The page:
Externally there is a rigor and relentlessness to the routine. Because of the acute low immunity everything Viral comes in contact with must be disinfected and dust-free. Floors, door-handles, countertops, devices etc. Food must be vigilantly prepared. Herbal formulas and supplements taken at the appropriate intervals. Sleep, rest and all bodily symptoms and changes monitored, and outside contact ultra-minimized for all of us in the house. In many ways this time feels like a bootcamp for body and spirit. And there's a jagged beauty to that. It is not unlike being in a meditation retreat. Everything is heightened. I can see my mind's frailties are being tested. Small things trigger deep vulnerabilities. And by that same token -- the tiniest moments have opened vast reservoirs of strength, slivers of insight have risen unbidden, and small kindnesses and blessings have turned the tide inside. There is a dimensional richness to this time, a kind of genius in the design of it all, that I would not have chosen, but that fills me with wonder in certain moments.
Early on in this fierce adventure, Viral sent the family a passage from a book written by Paul Fleischman, a friend, brilliant author and meditation teacher. Here's an excerpt from it, that rings so true to me in this time that is so rich with 'the potentials of dark and light.'
"...the past is being sieved through a fine mesh screen to make the material of the future, and we are that screen. Meditation brings our attention to the micromoment, which becomes drenched in hyperreality, the way that tropical sunlight suddenly reveals the iridescence on the dove's neck. A play of pastel light brings every milimeter alive. The universe has no blind corners, no secret spaces. Every place, every moment, has the potentials of dark and light."
This would be an incomplete update without mention of the myriad ways in which we've been supported in this time. Papaya leaves are a key part of Viral's current treatment, and they are hard to come by in this part of the world. Literally dozens of people from around the country have kept a steady supply of these large, green leaves coming to our door. Other valuable ingredients and herbal preparations only available in India were mobilized and shipped over through extraordinary efforts that we are only partially aware of. We've received exquisite handwritten mandalas of literally thousands of prayers from our extended family in Japan, communities from different traditions have dedicated merit from their spiritual practices to Viral's well-being, and our family has received so many inspiring messages from the elders in our community, who look into the heart of this circumstance and remind us of the wise gifts it contains. We've received humbling messages from so many of you who continue to hold us with such love. All this is just the tip of the iceberg...It's been especially moving to see the quiet and instinctive ways in which so many of you have stepped up to support not just Viral and I, but our immediate family -- our parents, and brother and sisters-in-love. You inspire all of us, whether it's showing up with your presence at an Awakin Circle on Wednesday where the family continues to host 60 people each week, or filling gaps that allow for ServiceSpace's multi-pronged work to continue seamlessly and stronger than ever -- including Nipun's (Viral's brother's) hot-off-the-press appointment to President Obama's advisory council :)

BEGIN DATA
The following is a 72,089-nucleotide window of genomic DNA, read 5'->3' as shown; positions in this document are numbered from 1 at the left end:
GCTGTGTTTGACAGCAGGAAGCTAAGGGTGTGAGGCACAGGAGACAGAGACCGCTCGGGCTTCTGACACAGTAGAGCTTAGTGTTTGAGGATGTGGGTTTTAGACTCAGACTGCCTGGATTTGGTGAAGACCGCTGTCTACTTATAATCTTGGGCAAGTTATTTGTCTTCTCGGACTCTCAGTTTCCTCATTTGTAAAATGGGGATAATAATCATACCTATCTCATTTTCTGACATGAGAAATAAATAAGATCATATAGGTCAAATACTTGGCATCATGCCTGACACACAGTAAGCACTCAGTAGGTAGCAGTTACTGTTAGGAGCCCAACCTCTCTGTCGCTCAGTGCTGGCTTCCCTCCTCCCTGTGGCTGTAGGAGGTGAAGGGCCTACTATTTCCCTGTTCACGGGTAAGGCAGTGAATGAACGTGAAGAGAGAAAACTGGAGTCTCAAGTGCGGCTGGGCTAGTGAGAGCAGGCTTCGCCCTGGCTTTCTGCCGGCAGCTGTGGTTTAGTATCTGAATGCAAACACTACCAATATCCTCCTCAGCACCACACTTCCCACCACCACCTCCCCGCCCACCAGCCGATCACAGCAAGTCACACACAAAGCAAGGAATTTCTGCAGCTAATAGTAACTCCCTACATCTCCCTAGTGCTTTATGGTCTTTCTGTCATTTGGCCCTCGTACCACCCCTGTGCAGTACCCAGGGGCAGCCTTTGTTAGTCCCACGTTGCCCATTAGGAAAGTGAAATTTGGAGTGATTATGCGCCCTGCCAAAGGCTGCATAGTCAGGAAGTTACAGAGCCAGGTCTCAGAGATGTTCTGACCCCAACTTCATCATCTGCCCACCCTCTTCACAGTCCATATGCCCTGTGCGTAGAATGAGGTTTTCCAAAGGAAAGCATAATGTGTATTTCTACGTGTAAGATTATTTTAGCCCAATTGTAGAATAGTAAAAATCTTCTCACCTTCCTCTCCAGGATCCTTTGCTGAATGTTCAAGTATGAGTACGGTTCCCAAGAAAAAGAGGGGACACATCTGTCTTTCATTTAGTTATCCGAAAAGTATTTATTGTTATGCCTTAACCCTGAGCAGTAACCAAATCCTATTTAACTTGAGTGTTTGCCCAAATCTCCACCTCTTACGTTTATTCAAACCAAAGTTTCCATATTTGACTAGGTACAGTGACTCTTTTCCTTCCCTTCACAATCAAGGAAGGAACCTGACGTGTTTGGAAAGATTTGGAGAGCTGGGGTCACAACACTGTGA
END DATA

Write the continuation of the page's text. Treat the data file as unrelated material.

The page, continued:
The blurry border where individual strength leaves off, and the ecosystem's muscle kicks in has bowed my head in so many moments. Yesterday I came across this line from William James that expresses the truth of this junction so beautifully, "We are like islands in the sea, separate on the surface but connected in the deep."
With love and gratitude for the depths that connect us all,
Pavi, on behalf of the family
Sep 6: Update on Viral's Health
The waiting period for figuring out what's happening with Viral's condition is mostly coming to an end. As we enter into the next phase of his healing process, what remains constant is the way in which we are so deeply held and supported by so many heads, hands, and hearts.
Last Thursday was Viral's appointment with the specialist at Stanford's Bone Marrow Center. We were able to get in three weeks earlier than the original appointment we were given -- thanks to friends who quietly, and unasked, reached out on in extraordinary ways on our behalf.
The specialist there confirmed the diagnosis of severe aplastic anemia, a condition that 2 in a million people develop. The root reason for this remains unknown in his case, but the Stanford specialist walked us through two main treatment scenarios, a bone marrow transplant with a matched sibling (should Nipun be a match), or immuno-suppressive therapy. Each pathway comes with a set of very high risks and potential complications. Neither is a benign option. But at least they are options. And we're grateful for that.